Torch Song loses some of its shine on a second viewing. Last year, Second Stage mounted a nipped-and-tucked, all-in-one-sitting revival of Harvey Fierstein’s Torch Song Trilogy, the three plays about the diehard romantic Jewish drag queen Arnold Beckoff that brought Fierstein to prominence in the late ’70s and won him Best New Play and Best Actor Tonys in 1983. Now, that production—directed by Moisés Kaufman and starring the elastic-featured Michael Urie as Arnold and Mercedes Ruehl as his formidable mother—has shed another 10 minutes and bounced a half block over to Broadway. Apart from those cuts it’s identical to its previous incarnation, give or take a few proportional adjustments in David Zinn’s retro-modular scenic design, and yet I found my response to it had cooled by more than a few degrees. But perhaps it’s not a matter of “and yet” so much as “and so”: There’s something mechanical about the production’s particular brand of glossy camp. Kaufman’s actors are hitting all the same marks in all the same ways, and if it’s no longer your first time with the play (as it was for me a year ago), you might find yourself longing for more life under the laughs.
That’s the danger with a play that stokes its engine with the kind of broad, joke-a-minute humor we’re used to on small screens in 30-minute servings — or in stand-up sets, drag or otherwise. “I think my biggest problem is being young and beautiful,” Arnold confesses to us in the play’s second sentence, and Urie leans all the way into the character’s New York-of-days-gone-by accent (“beautiful” is four syllables). “It’s my biggest problem because I have never been young and beautiful. Oh, I’ve been beautiful. And Lawd knows I’ve been young. But never the twain have met.” There are roughly three punchlines in there, and, as with “beautiful,” Urie goes for four, and for the most part, nails them. It’s not that he’s doing a worse job this time around; it’s that his performance is almost robotically calibrated. In his best moments, he feels like a direct descendent of performers like Danny Kaye — acrobatic and droll and endearingly, knowingly cartoonish, whether he’s miming a slip in a puddle of beer or dumping spoonful after heaping spoonful of sugar into a cup of tea in a state of high-comedy panic. There’s verbal and physical virtuosity to what he’s doing, and yet at times it can feel a little empty behind the eyes.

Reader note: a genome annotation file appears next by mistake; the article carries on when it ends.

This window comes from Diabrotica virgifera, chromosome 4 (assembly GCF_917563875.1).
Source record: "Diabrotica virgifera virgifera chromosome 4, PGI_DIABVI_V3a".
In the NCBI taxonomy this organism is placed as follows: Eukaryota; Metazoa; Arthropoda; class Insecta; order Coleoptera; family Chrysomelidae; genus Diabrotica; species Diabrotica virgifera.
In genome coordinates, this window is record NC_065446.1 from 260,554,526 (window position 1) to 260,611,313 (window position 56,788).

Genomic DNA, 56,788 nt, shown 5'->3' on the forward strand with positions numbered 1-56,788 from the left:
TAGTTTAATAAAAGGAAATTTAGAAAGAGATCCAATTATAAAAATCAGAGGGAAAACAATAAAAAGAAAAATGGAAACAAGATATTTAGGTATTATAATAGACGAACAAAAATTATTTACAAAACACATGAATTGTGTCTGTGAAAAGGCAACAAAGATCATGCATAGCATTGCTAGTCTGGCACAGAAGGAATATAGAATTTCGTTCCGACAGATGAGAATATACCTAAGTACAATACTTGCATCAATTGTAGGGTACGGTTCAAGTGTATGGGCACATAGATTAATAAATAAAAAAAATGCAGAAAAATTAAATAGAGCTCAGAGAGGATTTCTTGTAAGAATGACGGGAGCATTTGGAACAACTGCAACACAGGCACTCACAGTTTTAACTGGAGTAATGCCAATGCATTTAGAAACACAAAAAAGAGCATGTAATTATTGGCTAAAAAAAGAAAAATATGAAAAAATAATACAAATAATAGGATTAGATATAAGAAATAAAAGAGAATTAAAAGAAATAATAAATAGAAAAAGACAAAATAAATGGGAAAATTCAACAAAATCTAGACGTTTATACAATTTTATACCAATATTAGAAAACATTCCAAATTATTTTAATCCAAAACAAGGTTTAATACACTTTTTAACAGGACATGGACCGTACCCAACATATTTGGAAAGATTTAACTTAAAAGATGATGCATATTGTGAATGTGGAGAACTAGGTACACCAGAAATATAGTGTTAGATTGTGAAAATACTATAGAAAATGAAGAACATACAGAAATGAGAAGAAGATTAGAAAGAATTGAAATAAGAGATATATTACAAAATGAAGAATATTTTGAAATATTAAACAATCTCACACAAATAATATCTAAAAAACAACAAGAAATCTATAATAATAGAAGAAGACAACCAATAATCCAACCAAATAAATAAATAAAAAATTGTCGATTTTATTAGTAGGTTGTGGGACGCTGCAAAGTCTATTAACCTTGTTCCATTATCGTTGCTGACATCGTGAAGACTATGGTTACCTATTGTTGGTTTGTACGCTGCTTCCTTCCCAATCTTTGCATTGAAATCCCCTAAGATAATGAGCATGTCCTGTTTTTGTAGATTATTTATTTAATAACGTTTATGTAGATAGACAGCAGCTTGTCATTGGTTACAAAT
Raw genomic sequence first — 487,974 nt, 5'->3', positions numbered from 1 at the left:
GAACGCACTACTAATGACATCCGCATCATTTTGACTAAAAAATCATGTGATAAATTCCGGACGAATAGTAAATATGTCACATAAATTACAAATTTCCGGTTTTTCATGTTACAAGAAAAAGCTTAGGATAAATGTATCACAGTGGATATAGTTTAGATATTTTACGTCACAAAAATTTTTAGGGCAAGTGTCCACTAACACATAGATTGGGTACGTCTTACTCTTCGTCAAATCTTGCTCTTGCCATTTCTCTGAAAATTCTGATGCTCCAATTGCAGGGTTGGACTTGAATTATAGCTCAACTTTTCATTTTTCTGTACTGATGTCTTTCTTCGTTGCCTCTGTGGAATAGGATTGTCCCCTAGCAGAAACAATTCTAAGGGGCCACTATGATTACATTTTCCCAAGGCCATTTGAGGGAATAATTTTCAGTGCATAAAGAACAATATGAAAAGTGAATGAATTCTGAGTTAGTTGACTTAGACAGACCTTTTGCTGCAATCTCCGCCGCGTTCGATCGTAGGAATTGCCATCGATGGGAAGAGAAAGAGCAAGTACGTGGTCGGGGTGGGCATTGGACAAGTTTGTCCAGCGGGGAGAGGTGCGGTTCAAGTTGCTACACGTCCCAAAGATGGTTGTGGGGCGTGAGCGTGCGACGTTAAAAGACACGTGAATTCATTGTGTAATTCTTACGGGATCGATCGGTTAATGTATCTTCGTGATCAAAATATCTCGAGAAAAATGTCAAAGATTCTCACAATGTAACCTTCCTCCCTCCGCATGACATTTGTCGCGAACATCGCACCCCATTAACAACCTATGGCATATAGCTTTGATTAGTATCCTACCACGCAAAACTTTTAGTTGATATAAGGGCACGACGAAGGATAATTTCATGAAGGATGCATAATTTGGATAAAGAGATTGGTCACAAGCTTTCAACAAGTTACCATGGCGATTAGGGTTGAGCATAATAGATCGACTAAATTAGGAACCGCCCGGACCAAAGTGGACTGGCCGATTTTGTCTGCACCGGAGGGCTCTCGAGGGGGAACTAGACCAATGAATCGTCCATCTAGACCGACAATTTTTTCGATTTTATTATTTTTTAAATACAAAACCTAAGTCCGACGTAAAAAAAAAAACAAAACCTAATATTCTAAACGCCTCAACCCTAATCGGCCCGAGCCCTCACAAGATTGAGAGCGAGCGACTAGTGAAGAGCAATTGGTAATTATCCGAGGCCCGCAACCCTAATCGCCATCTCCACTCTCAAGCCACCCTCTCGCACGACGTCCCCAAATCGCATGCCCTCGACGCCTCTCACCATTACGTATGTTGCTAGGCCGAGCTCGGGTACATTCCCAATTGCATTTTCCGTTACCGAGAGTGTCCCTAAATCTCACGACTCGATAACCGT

I’m not questioning Arnold’s dependence on humor, which would be like criticizing a warrior for his armor — the character is a smart, effeminate gay man in New York City in the 1970s. His wit, be it acerbic or melodramatic, is exactly what Oscar Wilde’s was: a defense and a weapon and a source of power in a world where “every book, every magazine, every TV show and movie” tells him that there’s something fundamentally not right about him, that “queers don’t matter, queers don’t love.” Drag is that self-protecting, self-celebrating serious playfulness made physically manifest. In it, Arnold strikes viewers as an “Amazon”—“not like pretty beautiful, but like mountain beautiful”—and without it he knows he’s “not so well protected.” When Arnold wisecracks that, try as he might, he “just can’t walk in flats,” it is, as always, a joke and not a joke. He lives in a society that makes it difficult, even dangerous, for him to walk down the street no matter what shoes he’s got on.
And in plenty of ways, in plenty of places, that society—with some key legislative improvements—is still the one we live in. Which is why I kept wanting Torch Song’s flow of winks and witticisms to feel a little less automated, a little more undergirded with real stakes, real anguish and risk. There is some of that to be found in the show, once Ruehl’s Ma Beckoff flies up from Florida, suitcase and string-bag of oranges in hand, in “Widows and Children First” (the third play in the trilogy, which makes up this Torch Song’s second act). Arnold and his mother share a host of mannerisms and a love of bunny slippers, and the play feels its most raw and truthful in their explosive extended argument. Pursing her lips and putting her foot down, Ruehl is terrifying specifically because she’s not monstrous: She’s not the fire-and-brimstone parent who drove her gay child from the house. She brings her son cookies, wants to make him her special latkes, wants to be a part of his life. And she also bristles in confused fear of who he is, accusing him of “[shoving] your sex life down my throat like aspirin every hour on the hour” and going mercilessly on the offensive when Arnold tries to compare the loss of Alan (Michael Hsu Rosen), his lover of five years, to her loss of her husband. “You’re not going to put me in my grave like you did your father,” she fires at Arnold in her cruelest blow, “What do you think, you walk into a room and say, ‘Hi Dad, I’m queer’ and that’s that? You think that’s what we brought you into the world for? Believe me, if I’d known I wouldn’t have bothered.”